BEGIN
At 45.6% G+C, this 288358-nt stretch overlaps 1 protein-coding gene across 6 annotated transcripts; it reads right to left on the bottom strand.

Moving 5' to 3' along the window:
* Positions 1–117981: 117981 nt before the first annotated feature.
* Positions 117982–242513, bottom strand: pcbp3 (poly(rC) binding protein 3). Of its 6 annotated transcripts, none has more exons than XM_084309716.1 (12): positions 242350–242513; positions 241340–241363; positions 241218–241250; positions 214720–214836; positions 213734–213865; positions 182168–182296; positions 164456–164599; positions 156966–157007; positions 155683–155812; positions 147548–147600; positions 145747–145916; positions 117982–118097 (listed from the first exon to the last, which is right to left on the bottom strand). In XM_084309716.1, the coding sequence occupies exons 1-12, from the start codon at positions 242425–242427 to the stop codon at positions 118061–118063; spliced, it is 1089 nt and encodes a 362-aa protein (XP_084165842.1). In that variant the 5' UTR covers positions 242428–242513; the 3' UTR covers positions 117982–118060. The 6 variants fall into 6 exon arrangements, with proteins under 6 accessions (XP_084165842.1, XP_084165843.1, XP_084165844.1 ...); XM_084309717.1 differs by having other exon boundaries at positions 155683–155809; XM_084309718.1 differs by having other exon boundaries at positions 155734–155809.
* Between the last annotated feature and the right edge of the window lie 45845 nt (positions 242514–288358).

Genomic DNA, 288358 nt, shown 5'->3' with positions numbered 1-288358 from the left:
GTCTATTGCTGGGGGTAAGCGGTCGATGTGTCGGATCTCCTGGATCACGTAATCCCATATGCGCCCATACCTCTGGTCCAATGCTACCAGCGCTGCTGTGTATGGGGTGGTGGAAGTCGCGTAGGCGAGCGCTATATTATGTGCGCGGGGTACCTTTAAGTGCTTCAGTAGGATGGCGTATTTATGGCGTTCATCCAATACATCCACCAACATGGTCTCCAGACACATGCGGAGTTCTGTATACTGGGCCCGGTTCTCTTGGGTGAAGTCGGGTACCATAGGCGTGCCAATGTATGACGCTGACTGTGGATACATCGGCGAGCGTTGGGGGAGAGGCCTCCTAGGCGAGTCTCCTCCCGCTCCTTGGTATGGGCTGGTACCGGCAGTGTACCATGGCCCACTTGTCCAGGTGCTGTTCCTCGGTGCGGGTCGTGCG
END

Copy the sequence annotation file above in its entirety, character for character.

At 45.6% G+C, this 288358-nt stretch overlaps 1 protein-coding gene across 6 annotated transcripts; it reads right to left on the bottom strand.

Moving 5' to 3' along the window:
* Positions 1–117981: 117981 nt before the first annotated feature.
* Positions 117982–242513, bottom strand: pcbp3 (poly(rC) binding protein 3). Of its 6 annotated transcripts, none has more exons than XM_084309716.1 (12): positions 242350–242513; positions 241340–241363; positions 241218–241250; positions 214720–214836; positions 213734–213865; positions 182168–182296; positions 164456–164599; positions 156966–157007; positions 155683–155812; positions 147548–147600; positions 145747–145916; positions 117982–118097 (listed from the first exon to the last, which is right to left on the bottom strand). In XM_084309716.1, the coding sequence occupies exons 1-12, from the start codon at positions 242425–242427 to the stop codon at positions 118061–118063; spliced, it is 1089 nt and encodes a 362-aa protein (XP_084165842.1). In that variant the 5' UTR covers positions 242428–242513; the 3' UTR covers positions 117982–118060. The 6 variants fall into 6 exon arrangements, with proteins under 6 accessions (XP_084165842.1, XP_084165843.1, XP_084165844.1 ...); XM_084309717.1 differs by having other exon boundaries at positions 155683–155809; XM_084309718.1 differs by having other exon boundaries at positions 155734–155809.
* Between the last annotated feature and the right edge of the window lie 45845 nt (positions 242514–288358).

Genomic DNA, 288358 nt, shown 5'->3' with positions numbered 1-288358 from the left:
GTCTATTGCTGGGGGTAAGCGGTCGATGTGTCGGATCTCCTGGATCACGTAATCCCATATGCGCCCATACCTCTGGTCCAATGCTACCAGCGCTGCTGTGTATGGGGTGGTGGAAGTCGCGTAGGCGAGCGCTATATTATGTGCGCGGGGTACCTTTAAGTGCTTCAGTAGGATGGCGTATTTATGGCGTTCATCCAATACATCCACCAACATGGTCTCCAGACACATGCGGAGTTCTGTATACTGGGCCCGGTTCTCTTGGGTGAAGTCGGGTACCATAGGCGTGCCAATGTATGACGCTGACTGTGGATACATCGGCGAGCGTTGGGGGAGAGGCCTCCTAGGCGAGTCTCCTCCCGCTCCTTGGTATGGGCTGGTACCGGCAGTGTACCATGGCCCACTTGTCCAGGTGCTGTTCCTCGGTGCGGGTCGTGCG